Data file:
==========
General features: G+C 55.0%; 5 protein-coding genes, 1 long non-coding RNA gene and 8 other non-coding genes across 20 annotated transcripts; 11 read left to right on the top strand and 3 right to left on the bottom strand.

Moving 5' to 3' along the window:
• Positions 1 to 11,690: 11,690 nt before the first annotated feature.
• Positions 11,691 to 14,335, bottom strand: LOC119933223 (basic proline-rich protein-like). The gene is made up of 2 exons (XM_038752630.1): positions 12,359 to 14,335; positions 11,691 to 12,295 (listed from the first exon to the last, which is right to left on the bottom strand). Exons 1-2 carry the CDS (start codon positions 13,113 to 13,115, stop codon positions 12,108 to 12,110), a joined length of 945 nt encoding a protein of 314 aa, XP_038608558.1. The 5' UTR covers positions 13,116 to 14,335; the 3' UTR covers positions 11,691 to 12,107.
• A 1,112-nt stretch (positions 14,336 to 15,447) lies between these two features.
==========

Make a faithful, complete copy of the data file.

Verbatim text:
General features: G+C 55.0%; 5 protein-coding genes, 1 long non-coding RNA gene and 8 other non-coding genes across 20 annotated transcripts; 11 read left to right on the top strand and 3 right to left on the bottom strand.

Moving 5' to 3' along the window:
• Positions 1 to 11,690: 11,690 nt before the first annotated feature.
• Positions 11,691 to 14,335, bottom strand: LOC119933223 (basic proline-rich protein-like). The gene is made up of 2 exons (XM_038752630.1): positions 12,359 to 14,335; positions 11,691 to 12,295 (listed from the first exon to the last, which is right to left on the bottom strand). Exons 1-2 carry the CDS (start codon positions 13,113 to 13,115, stop codon positions 12,108 to 12,110), a joined length of 945 nt encoding a protein of 314 aa, XP_038608558.1. The 5' UTR covers positions 13,116 to 14,335; the 3' UTR covers positions 11,691 to 12,107.
• A 1,112-nt stretch (positions 14,336 to 15,447) lies between these two features.